Alternative Growth 
To Think, To Plan, To Win    
Volume 11 Issue 12December  2011

Investing In Others

As A Mentor

Are you ready, willing and able to mentor others? Are you emotionally and psychologically prepared to invest time and effort in helping another person? Do you have the time, skills and freedom to devote yourself to another person? If you answered "yes" to one or more of these questions, and you are ready to make a commitment, you may be ready to begin mentoring others.


To mentor is to change a life, if only in small ways. It can be applied to a Girl at desk variety of people, situations and purposes. Mentoring can range from an impromptu, off-the-cuff intervention, to an intense long-term relationship.


More and more businesses and government organizations use mentoring as a tool for organizational growth and development, not just for career development. Mentoring is quickly becoming a valuable tool in preparing an organization for competitive challenges and succession planning.


However, be aware that taking on a formal mentoring assignment may mean occasional inconveniences and less time for other duties.

And, mentoring that causes you significant stress or loss in other areas of your life, should be weighed carefully before you make a commitment. Yet, if you are ready, the personal satisfaction may be well worth your time and effort.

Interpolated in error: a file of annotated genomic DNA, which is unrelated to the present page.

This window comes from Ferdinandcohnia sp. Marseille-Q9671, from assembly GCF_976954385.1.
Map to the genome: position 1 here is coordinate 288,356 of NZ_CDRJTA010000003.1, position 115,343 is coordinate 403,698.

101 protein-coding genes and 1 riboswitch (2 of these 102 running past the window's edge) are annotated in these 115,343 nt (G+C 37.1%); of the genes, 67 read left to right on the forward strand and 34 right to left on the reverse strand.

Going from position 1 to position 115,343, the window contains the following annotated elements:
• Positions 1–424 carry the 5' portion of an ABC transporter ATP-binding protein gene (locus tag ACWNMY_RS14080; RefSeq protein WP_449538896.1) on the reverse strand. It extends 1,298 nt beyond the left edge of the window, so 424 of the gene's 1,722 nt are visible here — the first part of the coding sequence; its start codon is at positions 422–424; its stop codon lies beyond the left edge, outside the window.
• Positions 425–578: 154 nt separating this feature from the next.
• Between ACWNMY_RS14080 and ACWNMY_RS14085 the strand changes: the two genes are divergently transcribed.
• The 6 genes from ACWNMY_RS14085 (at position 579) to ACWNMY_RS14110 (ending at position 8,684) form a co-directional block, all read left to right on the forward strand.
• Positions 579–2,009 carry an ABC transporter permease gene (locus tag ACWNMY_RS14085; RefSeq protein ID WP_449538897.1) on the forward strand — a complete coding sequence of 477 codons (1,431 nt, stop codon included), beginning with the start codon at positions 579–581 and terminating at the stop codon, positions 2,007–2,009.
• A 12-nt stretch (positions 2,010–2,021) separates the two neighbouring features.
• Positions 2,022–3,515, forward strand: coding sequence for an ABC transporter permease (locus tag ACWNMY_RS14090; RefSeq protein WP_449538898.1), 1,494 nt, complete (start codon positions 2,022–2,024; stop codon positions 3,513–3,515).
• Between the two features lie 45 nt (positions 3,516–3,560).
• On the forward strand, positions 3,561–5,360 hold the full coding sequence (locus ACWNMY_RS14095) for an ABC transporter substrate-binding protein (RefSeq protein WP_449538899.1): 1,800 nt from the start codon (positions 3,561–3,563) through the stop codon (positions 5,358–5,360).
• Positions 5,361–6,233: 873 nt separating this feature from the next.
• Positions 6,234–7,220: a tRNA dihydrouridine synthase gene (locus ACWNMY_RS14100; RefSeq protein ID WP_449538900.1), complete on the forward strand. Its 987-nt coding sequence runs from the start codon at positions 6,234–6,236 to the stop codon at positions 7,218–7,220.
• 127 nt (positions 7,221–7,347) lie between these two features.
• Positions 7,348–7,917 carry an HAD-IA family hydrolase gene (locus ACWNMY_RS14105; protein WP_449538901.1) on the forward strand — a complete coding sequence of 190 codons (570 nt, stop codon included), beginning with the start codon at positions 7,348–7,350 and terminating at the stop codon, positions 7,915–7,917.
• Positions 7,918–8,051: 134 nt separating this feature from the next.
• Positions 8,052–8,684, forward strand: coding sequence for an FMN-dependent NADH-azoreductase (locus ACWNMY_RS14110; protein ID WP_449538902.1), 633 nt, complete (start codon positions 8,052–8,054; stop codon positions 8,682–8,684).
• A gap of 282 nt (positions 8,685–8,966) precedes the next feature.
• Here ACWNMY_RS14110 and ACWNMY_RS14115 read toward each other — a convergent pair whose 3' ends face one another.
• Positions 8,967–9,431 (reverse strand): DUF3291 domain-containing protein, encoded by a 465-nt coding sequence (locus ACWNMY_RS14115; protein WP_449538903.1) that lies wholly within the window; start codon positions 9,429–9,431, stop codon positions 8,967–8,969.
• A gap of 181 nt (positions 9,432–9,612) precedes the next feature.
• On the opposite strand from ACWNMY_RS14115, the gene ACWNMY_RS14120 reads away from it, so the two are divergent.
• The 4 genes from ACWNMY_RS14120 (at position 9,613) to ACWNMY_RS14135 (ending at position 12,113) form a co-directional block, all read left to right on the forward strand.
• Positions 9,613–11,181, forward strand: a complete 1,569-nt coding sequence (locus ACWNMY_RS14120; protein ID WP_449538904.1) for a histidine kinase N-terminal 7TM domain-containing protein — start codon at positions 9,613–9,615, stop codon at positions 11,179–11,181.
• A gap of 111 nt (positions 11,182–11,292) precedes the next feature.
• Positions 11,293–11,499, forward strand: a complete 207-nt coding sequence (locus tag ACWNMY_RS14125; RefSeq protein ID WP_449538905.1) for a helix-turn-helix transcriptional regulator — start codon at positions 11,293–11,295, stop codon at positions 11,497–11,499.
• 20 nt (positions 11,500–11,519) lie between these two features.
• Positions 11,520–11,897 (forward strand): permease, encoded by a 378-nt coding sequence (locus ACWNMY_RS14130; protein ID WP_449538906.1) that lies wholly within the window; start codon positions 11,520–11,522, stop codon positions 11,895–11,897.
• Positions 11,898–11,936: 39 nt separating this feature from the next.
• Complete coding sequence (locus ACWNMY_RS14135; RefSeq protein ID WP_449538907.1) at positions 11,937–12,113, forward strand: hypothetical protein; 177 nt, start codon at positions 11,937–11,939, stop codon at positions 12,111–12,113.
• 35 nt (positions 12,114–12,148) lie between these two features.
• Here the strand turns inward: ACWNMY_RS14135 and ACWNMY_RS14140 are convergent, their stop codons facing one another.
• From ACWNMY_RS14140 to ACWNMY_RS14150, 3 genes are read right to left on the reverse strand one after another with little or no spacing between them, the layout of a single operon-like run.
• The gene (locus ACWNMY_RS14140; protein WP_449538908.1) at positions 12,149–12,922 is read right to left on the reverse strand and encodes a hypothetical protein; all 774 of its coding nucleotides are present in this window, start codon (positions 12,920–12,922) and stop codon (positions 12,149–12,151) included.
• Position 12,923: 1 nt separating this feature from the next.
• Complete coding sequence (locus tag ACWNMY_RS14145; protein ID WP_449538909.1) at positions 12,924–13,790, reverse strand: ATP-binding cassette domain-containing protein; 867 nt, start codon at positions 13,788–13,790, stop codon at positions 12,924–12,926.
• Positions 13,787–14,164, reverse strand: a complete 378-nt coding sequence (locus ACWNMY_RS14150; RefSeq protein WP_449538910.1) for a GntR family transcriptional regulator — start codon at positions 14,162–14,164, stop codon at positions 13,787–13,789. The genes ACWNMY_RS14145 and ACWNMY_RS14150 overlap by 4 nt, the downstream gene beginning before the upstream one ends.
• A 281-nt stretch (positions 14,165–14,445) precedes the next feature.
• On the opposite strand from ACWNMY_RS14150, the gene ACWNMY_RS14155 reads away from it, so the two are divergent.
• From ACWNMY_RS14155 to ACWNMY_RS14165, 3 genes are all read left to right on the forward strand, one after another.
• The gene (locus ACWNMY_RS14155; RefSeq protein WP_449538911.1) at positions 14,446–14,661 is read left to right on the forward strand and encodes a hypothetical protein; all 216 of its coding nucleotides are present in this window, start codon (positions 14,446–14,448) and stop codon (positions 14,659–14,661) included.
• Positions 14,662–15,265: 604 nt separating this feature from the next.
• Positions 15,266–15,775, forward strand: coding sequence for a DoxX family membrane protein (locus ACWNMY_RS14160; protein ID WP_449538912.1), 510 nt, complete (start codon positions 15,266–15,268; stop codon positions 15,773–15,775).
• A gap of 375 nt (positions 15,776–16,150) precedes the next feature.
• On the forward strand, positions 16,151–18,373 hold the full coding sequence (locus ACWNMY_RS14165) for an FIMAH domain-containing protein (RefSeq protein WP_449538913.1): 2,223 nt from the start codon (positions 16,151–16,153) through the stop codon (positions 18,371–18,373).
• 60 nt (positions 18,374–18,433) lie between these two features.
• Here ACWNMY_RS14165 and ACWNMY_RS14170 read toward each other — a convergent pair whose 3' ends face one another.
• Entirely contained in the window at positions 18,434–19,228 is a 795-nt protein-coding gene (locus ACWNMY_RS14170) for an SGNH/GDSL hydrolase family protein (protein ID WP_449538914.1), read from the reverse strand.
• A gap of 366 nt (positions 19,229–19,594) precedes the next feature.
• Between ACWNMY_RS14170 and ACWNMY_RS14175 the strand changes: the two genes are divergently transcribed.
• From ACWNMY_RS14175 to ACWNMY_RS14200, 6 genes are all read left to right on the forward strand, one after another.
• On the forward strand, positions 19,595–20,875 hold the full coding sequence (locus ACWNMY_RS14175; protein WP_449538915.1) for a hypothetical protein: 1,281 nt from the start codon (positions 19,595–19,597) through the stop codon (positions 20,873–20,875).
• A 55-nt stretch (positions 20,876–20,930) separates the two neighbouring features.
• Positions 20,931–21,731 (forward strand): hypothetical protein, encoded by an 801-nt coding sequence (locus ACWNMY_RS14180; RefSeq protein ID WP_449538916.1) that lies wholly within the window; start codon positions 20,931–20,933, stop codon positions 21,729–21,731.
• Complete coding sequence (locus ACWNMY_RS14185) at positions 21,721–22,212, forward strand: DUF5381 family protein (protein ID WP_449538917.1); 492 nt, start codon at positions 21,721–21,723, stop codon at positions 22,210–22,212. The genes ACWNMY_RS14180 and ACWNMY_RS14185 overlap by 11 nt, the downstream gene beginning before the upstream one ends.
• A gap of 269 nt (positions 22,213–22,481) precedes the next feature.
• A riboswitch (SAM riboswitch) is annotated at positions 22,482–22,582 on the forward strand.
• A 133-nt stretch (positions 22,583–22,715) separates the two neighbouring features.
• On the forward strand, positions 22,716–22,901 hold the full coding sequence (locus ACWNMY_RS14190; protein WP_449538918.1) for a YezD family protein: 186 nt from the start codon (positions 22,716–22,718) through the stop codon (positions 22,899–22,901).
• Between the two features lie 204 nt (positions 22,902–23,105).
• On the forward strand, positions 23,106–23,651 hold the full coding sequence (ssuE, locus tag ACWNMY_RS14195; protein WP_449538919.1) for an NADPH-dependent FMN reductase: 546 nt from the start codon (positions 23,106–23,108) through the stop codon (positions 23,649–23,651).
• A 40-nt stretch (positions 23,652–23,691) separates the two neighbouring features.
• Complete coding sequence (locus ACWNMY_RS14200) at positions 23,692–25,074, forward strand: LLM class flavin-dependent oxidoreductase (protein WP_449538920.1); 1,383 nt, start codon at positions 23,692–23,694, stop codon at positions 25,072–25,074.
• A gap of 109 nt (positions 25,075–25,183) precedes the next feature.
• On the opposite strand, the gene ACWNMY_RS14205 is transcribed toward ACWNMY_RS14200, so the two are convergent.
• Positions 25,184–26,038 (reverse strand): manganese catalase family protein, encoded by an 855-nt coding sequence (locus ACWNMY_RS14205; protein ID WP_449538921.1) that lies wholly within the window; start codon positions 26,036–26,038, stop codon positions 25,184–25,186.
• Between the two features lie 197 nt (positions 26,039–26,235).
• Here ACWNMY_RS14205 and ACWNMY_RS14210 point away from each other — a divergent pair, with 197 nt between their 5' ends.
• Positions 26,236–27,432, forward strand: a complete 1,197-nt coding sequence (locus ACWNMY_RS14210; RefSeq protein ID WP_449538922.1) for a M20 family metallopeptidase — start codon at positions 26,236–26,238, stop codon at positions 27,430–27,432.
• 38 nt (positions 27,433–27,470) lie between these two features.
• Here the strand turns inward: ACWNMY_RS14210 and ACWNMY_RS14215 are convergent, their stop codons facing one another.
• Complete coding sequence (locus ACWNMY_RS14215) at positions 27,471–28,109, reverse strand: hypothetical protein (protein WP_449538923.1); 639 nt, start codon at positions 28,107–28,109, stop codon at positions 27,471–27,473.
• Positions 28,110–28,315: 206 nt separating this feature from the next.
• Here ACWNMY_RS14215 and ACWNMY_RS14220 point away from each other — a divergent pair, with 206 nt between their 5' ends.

If you have never been a mentor before but feel you are in a unique position and ready to become one, seek out people and resources to help you prepare for your new role. As a mentor, you should be adding value to a person, enriching their quality of life and, expanding their life purpose and capabilities. As a mentor, you need to believe in the value of your work without worrying about returned favors. If you have, or can develop, a freely giving nature, you will likely mentor all through your life - probably without thinking much about it.


~ Copyright protected worldwide. Cherie Guilford, CMR Services Group, Inc. www.CMRServicesGroup.com


"One of the true tests of leadership is the ability to recognize a problem before it becomes an emergency."
 ~Arnold Glasow


What Is A Mentor?

  According to Greek legend, the goddess Athena liked to come down to earth disguised as a man named "Mentor" so she could advise the young son of Ulysses. (The Greek root "men" means remembering, thinking or counseling; we still use it in words like "mental.") Today, a mentor is an experienced and trusted counselor, anyone who guides and encourages another, especially someone younger.


Mentors come in all shapes and sizes, formal and informal. Usually your mentor is someone who takes a personal interest in your progress, seeing your potential and regarding you as just a bit more capable and talented than you think you are. Not too much more, or you'll dismiss their opinion as unrealistic. Not any less, or you'll have nothing to strive toward.


In my own life, I've had many excellent mentors - wise bosses who guided me and exciting clients who encouraged and inspired me to be the best I could be. We all have mentors who don't know they are our mentors. They are all around us as we watch and learn from what they do and say. Many people have told me I had been their mentor the first time we met.